Does anybody know what the schedule/pay/ hiring process is for officers on Washington state ferries?
I have 3/m unlimited oceans.
Does anybody know what the schedule/pay/ hiring process is for officers on Washington state ferries?
While you were memorizing Lapware questions do you recall seeing the phrase “all available means”?
That on call BS is so stupid. Hire people or don’t. If you need to weed them out better, get higher standards.
Yes, but it is a tried and proven method of training by intimidation. If the applicant wants the job badly enough he or she will accept the BS, learn to swallow, and say thank you.
I remember a similar situation when I applied for a captain position on the San Francisco ferries. Work on call as an AB for 6 months and we’ll take a look at you. My response: no thanks.
An alternative view:
The WSF system has high standards for their people. They insist that any officer who gives an order to an AB know the AB’s job at least as well or preferably better than they do. Something which can only happen by doing the job of AB for a long period.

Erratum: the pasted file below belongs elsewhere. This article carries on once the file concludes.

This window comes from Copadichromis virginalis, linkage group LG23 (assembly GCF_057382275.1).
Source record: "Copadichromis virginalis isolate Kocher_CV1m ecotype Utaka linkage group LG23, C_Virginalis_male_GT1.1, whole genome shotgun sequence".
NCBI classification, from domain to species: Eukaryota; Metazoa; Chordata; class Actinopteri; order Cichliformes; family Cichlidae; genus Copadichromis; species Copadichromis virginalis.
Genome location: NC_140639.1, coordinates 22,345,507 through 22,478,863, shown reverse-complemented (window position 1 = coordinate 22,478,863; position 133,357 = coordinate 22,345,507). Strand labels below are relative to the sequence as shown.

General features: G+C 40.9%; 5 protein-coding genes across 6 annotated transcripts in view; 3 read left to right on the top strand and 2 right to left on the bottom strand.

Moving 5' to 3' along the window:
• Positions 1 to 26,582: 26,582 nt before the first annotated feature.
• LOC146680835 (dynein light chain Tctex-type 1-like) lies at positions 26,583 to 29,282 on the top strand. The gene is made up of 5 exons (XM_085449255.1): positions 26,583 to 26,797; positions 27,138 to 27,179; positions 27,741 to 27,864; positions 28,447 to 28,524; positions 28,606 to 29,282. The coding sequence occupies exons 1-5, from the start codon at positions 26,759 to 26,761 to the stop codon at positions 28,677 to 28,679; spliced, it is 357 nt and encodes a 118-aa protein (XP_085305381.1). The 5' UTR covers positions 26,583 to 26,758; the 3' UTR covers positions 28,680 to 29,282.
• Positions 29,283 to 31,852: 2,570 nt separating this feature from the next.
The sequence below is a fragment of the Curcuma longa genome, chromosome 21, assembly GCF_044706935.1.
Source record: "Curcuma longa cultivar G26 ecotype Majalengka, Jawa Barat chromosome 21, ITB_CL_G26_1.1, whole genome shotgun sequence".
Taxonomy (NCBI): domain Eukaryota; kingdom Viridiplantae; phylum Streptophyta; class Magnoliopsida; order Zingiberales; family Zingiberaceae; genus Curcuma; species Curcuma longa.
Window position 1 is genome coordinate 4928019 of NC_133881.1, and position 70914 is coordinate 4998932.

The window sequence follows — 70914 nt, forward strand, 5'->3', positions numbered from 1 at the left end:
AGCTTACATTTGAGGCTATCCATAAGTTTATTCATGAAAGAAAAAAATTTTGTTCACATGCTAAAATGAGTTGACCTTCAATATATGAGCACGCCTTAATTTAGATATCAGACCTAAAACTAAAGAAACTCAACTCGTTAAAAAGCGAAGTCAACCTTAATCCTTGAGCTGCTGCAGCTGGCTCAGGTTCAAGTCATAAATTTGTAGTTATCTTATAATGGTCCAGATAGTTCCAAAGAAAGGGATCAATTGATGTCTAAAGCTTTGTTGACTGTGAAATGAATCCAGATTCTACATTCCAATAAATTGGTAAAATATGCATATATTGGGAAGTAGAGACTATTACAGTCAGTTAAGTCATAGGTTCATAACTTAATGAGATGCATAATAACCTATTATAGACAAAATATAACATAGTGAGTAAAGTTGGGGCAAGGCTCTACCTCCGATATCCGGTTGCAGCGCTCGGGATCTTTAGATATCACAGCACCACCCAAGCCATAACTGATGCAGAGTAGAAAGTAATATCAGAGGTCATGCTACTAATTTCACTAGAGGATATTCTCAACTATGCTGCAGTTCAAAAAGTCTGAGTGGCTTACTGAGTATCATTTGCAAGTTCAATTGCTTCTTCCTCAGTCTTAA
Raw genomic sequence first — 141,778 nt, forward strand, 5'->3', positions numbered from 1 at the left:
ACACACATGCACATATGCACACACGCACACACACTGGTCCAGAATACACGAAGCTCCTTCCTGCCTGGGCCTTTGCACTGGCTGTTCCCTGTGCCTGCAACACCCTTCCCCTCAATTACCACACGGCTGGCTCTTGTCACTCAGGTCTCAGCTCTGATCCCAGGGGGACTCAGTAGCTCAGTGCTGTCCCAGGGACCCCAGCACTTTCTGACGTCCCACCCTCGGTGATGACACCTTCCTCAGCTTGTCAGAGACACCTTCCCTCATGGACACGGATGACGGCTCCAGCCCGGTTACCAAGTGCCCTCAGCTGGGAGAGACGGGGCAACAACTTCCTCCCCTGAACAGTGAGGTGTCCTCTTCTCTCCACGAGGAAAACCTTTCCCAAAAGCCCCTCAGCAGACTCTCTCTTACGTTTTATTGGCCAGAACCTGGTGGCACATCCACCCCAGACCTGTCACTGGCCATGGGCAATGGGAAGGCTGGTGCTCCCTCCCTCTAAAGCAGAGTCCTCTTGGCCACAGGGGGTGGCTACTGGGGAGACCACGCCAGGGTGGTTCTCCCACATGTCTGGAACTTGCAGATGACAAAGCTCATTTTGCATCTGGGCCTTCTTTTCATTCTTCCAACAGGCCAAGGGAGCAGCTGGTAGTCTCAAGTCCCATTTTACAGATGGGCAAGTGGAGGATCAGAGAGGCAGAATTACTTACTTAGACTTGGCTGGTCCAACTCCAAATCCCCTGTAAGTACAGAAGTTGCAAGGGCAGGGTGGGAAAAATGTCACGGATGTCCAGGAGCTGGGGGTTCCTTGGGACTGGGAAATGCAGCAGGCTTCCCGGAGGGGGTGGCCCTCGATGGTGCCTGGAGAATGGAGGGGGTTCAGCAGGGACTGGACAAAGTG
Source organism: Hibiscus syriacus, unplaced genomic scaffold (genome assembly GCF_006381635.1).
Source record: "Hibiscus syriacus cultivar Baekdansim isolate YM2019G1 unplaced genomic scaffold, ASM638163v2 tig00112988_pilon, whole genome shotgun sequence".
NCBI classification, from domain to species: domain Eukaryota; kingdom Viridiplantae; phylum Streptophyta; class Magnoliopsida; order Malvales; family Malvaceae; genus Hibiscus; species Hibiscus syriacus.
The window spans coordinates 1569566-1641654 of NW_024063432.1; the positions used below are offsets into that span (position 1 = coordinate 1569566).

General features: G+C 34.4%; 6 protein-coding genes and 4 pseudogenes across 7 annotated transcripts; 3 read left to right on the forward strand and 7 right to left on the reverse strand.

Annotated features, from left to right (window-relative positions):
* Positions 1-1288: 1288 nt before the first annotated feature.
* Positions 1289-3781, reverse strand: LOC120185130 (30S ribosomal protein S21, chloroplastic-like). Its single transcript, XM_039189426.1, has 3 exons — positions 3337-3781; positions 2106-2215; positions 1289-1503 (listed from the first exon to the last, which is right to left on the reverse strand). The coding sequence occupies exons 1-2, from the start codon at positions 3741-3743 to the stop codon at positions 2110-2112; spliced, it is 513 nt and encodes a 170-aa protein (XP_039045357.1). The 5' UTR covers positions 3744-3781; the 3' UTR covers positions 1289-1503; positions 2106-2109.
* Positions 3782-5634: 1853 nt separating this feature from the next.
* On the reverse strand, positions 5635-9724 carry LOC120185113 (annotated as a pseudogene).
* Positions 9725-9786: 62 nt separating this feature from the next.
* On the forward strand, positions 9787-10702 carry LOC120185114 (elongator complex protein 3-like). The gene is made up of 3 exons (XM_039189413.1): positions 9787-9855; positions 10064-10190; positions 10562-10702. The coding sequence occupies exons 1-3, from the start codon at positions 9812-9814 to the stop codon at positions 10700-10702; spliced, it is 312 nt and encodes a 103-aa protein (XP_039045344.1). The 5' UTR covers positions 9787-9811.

As for the requirement to work on-call before steady employment: a good way to end up with the employees you want is to set up a hiring system which gives you people who truly want the job.
There are plenty of people who want to work on a ferry because of the money or benefits, or because they are bored with their lives, or want to “try something else”. If you’re trying to run a top-notch operation, you don’t want those people. You want the ones who are truly committed to the operation, and who have proven themselves reliable.
As a Washington-state taxpayer–the guy who pays for the ferry service and rides it–I have no problem with WSF setting up a screening system that inclines their hiring to more committed, reliable unlicensed crew, and more knowledgeable officers.
Quite similar hiring conditions I encountered with a few companies I worked for. Wasn’t a problem. If I was an owner, would do the same thing. Jobs these days don’t grow on trees, show you are worth the time and trouble. Those type jobs do come with benefits and upward training. Earn it.